Even though that might seem unfair, and it does, I can vouch for that fact. The fact that it is on the report is seen as a negative for as long as it remains on the report, so it being paid off does not even keep it from being a negative. It is only the amount it might be harmful that is in doubt. I do not think it affects fico 08 scores any more than any loan does, but showed on my mortgage scores as a negative for the full 10 years. Don't mis-interpret that, it is not a negative that will be as harmful as delinquincies, BK, or public records, but as far as I could tell, it is worse than an inquiry.
It appears that some companies and lenders are getting the message. My wife wanted to purchase a new treadmill from Pro-Form that featured 0% financing for three years. Since I learned about CFAs here, I told her no, we'd just pay for it. She insisted that "she" would pay for it and she had spoken to someone at Pro-Form that assured her there was no CFA involved. I assumed they were scamming her, but when I called Pro-Form for details, she was right. They actually issued a credit card from TD Bank in her name with the limit about 25% over the cost of the unit. The card can be used for additional Pro-Form products, but (surprise, we also got a ton of "offers" from TD) we're not going down that road. I hated to give up the cashback, but it was an opportunity to demonstrate to her, what happens when you have even one cc reporting at 70%+ usage. Whether by design or coincidence, none of the CRAs reported an inquiry.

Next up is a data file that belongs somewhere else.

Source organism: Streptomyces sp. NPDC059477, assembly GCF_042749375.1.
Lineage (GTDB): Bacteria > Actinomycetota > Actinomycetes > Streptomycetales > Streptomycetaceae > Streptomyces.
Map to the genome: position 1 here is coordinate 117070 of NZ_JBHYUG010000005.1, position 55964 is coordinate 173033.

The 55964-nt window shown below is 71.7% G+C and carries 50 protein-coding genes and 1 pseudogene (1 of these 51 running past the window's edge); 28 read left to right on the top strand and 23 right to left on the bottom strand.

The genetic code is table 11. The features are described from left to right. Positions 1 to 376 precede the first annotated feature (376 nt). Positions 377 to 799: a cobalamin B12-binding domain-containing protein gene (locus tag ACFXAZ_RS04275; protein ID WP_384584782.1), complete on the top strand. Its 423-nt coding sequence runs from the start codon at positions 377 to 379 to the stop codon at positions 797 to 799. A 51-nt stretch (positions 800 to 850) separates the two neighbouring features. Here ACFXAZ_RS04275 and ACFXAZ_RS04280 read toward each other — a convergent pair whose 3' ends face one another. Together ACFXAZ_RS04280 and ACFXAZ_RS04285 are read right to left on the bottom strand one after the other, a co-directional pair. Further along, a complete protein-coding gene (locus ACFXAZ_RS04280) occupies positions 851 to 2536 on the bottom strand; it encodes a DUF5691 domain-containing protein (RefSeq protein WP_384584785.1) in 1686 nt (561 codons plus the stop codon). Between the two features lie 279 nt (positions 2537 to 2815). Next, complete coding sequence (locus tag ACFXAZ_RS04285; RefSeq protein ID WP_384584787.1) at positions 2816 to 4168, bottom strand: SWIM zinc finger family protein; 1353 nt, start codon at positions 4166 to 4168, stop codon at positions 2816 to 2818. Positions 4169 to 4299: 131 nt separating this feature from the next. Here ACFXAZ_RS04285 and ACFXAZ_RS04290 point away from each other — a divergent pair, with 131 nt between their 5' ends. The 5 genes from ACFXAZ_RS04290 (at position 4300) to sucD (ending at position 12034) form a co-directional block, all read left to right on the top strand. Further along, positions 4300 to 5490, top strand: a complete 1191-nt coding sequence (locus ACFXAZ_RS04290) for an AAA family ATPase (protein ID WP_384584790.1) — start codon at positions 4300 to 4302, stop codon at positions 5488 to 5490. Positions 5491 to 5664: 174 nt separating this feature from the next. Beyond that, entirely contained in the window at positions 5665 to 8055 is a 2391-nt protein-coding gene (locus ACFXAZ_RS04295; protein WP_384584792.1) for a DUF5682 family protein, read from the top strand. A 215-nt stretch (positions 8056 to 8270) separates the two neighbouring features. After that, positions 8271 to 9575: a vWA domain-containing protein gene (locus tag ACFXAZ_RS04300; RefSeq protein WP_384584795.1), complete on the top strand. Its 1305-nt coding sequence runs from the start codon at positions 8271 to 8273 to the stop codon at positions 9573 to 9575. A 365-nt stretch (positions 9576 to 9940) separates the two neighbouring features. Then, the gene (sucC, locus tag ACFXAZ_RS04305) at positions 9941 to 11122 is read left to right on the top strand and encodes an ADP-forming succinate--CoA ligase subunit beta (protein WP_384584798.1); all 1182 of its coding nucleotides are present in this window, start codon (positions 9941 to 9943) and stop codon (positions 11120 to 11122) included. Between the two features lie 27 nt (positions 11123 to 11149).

So it sounds like even if I paid off my personal loans as planned in the next 2-3 years I'm basically screwed for 10 years after that in terms of mortgage scores?
For me, a CFA is a molehill that everyone tries to make a mountain out of. I have a CFA and these are my current mortgage scores
After hearing from many on this subject, and that includes data as well. I submit that CFA's are like scorable inquiries that never falls of until they actually falls off!
The 2-3 point per should not be a deal breaker if you're able to Maximize in all other categories!!
I got two personal loans last year to consolidate debt. It's going well for me and I'm sticking to my plan. So much so that I don't obsess about every day. Score is up and I'm happy about that.